Having a break.

Sometimes, as Lynne Hackles often writes in her column in the writing magazine, having a break from writing can be beneficial. We recently had a week in Devon. Here we are in Torquay, waiting for someone special to come along.

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Me and our eldest son share a January birthday, so we had a meal out as a double celebration.

Yes I know there are shadows on both the pictures, that’s so we can both be in the picture at the same time…

How lovely to wake up and see seals playing in the sea. In the local paper there was someone who had snapped a dog chasing the seals. They seem quite tame. I’m sure they like people.

I’m working on stories for competitions at the moment, and reading a lot. The book I’ve just finished is body on the beach by Simon Brett, a Feathering mystery for Carole and Jude. Also, Footsteps in the Dark, by Georgette Heyer. Another mystery, and I’ll be reading more of her books. I also read The Adventuress, one of M.C. Beaton’s. and Emily goes to Exeter, m.c. again. You might say I’m a big fan of M.C. Beaton. I’m now off to read A Highland Christmas, one of the Hamish McBeth ones. Keep warm, and see you soon.

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Author: susanjanejones

I write pocket novels for My Weekly and also enjoy writing short stories. Gardening and reading are my other pastimes.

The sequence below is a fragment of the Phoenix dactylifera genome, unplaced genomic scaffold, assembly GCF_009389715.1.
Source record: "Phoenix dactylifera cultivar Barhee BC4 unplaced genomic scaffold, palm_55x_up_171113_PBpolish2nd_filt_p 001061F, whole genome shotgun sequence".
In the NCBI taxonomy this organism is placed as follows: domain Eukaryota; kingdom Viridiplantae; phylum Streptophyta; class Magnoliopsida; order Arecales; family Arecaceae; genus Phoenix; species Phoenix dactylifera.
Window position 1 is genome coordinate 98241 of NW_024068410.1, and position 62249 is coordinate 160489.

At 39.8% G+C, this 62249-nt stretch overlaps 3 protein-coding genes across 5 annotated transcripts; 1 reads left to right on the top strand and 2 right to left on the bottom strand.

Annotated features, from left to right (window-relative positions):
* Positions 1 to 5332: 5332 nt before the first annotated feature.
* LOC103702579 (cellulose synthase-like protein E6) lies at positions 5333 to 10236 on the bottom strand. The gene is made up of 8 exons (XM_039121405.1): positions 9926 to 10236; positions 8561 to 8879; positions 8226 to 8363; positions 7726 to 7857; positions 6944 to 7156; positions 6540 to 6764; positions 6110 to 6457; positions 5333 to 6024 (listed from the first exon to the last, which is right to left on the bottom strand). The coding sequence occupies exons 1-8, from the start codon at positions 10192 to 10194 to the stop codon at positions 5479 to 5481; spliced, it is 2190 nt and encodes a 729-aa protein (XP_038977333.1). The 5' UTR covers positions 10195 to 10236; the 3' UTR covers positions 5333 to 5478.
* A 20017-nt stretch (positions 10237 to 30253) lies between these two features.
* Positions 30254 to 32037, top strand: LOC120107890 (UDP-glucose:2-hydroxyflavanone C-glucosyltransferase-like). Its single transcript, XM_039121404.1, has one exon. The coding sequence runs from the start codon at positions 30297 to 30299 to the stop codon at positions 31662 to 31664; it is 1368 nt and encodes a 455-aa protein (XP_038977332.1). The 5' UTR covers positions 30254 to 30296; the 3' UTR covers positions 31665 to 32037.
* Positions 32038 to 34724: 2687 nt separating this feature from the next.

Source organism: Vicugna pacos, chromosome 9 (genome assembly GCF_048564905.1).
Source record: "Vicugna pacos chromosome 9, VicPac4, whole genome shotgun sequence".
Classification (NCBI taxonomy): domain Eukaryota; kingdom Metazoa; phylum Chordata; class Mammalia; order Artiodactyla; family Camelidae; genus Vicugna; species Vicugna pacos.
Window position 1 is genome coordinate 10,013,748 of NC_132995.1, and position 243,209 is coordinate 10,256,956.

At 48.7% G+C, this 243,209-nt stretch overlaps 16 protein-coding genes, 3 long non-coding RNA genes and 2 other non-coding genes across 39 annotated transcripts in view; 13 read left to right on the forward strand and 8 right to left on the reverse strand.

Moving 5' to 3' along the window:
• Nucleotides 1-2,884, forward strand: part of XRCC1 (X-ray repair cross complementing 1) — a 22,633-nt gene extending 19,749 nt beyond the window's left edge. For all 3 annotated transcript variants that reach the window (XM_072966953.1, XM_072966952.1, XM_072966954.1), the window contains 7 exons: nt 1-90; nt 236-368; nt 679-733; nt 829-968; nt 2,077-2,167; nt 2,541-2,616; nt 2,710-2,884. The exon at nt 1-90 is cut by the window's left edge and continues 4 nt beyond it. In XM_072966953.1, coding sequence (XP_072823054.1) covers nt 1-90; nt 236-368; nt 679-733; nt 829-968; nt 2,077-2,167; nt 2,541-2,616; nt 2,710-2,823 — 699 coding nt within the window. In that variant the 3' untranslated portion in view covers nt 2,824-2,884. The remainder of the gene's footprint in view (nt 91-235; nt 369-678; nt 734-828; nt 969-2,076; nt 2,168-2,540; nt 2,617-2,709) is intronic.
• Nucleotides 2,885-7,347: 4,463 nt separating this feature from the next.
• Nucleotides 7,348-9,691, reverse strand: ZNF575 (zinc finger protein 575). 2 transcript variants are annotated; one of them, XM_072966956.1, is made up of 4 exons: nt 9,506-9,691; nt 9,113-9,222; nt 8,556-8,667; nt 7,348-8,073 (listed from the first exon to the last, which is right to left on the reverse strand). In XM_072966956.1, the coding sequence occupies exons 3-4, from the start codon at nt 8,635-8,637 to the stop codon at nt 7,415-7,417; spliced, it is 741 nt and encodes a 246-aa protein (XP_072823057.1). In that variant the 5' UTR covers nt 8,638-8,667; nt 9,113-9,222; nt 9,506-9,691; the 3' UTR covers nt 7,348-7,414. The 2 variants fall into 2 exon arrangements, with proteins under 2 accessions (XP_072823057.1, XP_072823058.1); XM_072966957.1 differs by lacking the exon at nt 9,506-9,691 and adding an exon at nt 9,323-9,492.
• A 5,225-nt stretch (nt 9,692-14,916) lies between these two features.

27 thoughts on “Having a break.”

    1. Yes, Jan, definitely. Seeing our son is always fun. He used to live in the Midlands, until Coventry airport made everyone redundant. He was lucky enough to find a job in the Exeter one. We see him as often as we can though. Sea air always makes you feel better doesn’t it?

  1. Hi Lynn, I’m D S Nelson a cosy crime writer and blogger. Sounds like a great holiday – Devon + January Birthday (all the best people are born in January) + M C Beaton = great break 😀

  2. Winter breaks can often be so much more invigorating than those at the height of summer, Susan. I’m often surprised how often a look at my photos afterwards sparks an idea for an article or two and no doubt the same can be said for unfamiliar locations – or even the opportunity for people-watching for fiction writers.
    Ann

    1. It was really mild Teresa. With big jumpers, you didn’t even need a coat. The seals seemed to gaze with those big eyes, then nod and blow out, shake their whiskers and twirl then be gone. I am convinced they love the people watching them though.

  3. It’s always good to get out and about, trouble is it’s been so gloomy and wet here for what is beginning to seem like forever! I’m escaping by writing a story set in the summer – all blue skies and warm sunshine!

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